The choir was in an enviable form all evening. The Leipzig boys produced a range of emotions, from frenzy at #43 to self-doubt at #15. In calling out “Barrabam” (at #54), the infliction of pain by the mob was excruciating. At #59, the layering of anger filled the concert hall with exactly the sort of passion that Bach must have intended. The lesser characters were all well rendered by young male voices in the chorus.

Indispensable in St. Matthew Passion was the obbligato playing, which was performed by the Gewandhaus musicians so masterly that they would have warranted a spotlight all to themselves but yet so humbly that they never really drew attention to themselves. Sebastian Breuninger’s violin solo at #51 was simply delightful to hear and luxurious to watch: his sound vibrant, and his body movement energetic. Hearing him attack, without timidity, the various sets of demisemiquavers would bring joy to anyone who has some musical training. While Boesch soldiered on with the bass line, a consensus could possibly be built in the audience that the true duet was between the swaying Breuninger and his instrument. As the piece drew to a close, a sullen, almost sinking atmosphere solidified so haunting and conclusively gloomy an image that one would be forgiven to forget that the certainty of resurrection was merely, by definition, a few days away. The music was never beyond the musicians’ grasps, and it remains a miracle that the choir boys, despite having to travel on a tight schedule (they are on a whirlwind Asia tour), drowned with jetlag, were able to maintain a heightened level of musical sensitivity for the entire two-plus hours of the work such a monumental work.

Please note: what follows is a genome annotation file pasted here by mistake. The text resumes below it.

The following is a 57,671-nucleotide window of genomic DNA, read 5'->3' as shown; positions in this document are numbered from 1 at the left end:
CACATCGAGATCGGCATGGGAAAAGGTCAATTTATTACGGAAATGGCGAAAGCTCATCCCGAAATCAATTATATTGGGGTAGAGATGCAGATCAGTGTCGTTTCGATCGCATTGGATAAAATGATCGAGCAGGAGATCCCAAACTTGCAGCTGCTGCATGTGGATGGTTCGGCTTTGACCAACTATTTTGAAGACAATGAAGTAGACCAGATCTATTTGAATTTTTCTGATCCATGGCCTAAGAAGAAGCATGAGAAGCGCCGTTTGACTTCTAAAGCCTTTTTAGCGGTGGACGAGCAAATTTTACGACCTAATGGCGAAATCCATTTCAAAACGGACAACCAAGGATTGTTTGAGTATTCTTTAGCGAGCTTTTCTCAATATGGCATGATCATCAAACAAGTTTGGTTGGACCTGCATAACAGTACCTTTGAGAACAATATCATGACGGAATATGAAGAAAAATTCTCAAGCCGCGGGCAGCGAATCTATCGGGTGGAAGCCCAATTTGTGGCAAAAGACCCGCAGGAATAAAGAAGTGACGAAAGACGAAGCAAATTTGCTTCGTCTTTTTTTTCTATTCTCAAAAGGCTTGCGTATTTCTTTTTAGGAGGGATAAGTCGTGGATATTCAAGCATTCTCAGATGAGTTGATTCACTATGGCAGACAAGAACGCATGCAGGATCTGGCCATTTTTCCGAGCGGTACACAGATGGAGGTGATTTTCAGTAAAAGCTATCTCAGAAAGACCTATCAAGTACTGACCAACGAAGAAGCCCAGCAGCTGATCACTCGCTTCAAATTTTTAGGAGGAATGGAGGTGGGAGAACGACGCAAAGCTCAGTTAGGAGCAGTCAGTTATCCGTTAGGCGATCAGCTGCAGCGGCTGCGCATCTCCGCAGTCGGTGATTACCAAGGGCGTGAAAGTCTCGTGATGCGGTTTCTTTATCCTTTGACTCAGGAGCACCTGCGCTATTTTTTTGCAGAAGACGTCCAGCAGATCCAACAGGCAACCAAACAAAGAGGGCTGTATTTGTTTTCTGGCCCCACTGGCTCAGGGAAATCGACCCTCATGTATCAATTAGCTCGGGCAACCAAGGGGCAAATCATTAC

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Chamber music and recital

HK City Chamber/Die Konzertisten/Layton: Mozart Requiem

Date: September 2, 2012
Location: City Hall Concert Hall, Hong Kong.

Die Konzertisten
City Chamber Orchestra of Hong Kong
Stephen Layton, conductor

English conductor Stephen Layton has amassed an eclectic collection of commercial recordings over the years. His 2001 recording of Britten’s choral music, for which Layton received a Gramophone Award, included a diverse mix of songs, hymns and offerings. This evening’s programming of countrapuntal music served a similar plate of mixed choral goodies, including a motet (Bach’s Singet dem Herrn), a cantata (Jauchzet Gott, also by Bach), as well as Mozart Requiem. Layton conducted Die Konzertisten, a Hong Kong-based amateur chamber choir, and the City Chamber Orchestra, which comprised of local professional musicians. Die Konzertisten as a corpus was rhythmically alive and phrasally in unison, thanks much to Layton’s crisp and resolute conducting. The integrity of countrapuntal tonality would occasionally expose unattractive crevices in passages of quick crescendos, especially in the motet, but otherwise the group had an applaudable outing. Louise Kwong, a talented up-and-coming soprano, sang both soprano parts in Bach’s cantata and Requiem. In the fast aria section of the cantata, Kwong seemed uncomfortable with some of the long phrasings, and exhibited aspiration problems on numerous occasions. In the slower recitativo and second aria sections, her lyrical voice flourished, projecting an ample amount of tonal beauty. Her singing was generally desirable, but by rarely looking away from her handheld score, she offered insufficient emotive connection to the audience. That was especially evident at the end of Gott when she sang “Drauf singen wir zur Stund: Amen, wir werden es erlangen / To this we sing here now: Amen, we shall achieve it” mostly while staring at the score. Melody Sze, the mezzo in Requiem, traversed with meticulous detailing and care, so much so that she sounded as if she had to cautiously suppress an outpouring of her vocal reservoir to hold vocal balance. Christopher Leung’s tenor was groomed and well voiced. Alan Tsang offered a lyrical high baritone that was highly polished yet properly fervent, but his lower registers found very little support and were often drowned out by the orchestra, especially in his solo in Tuba mirum.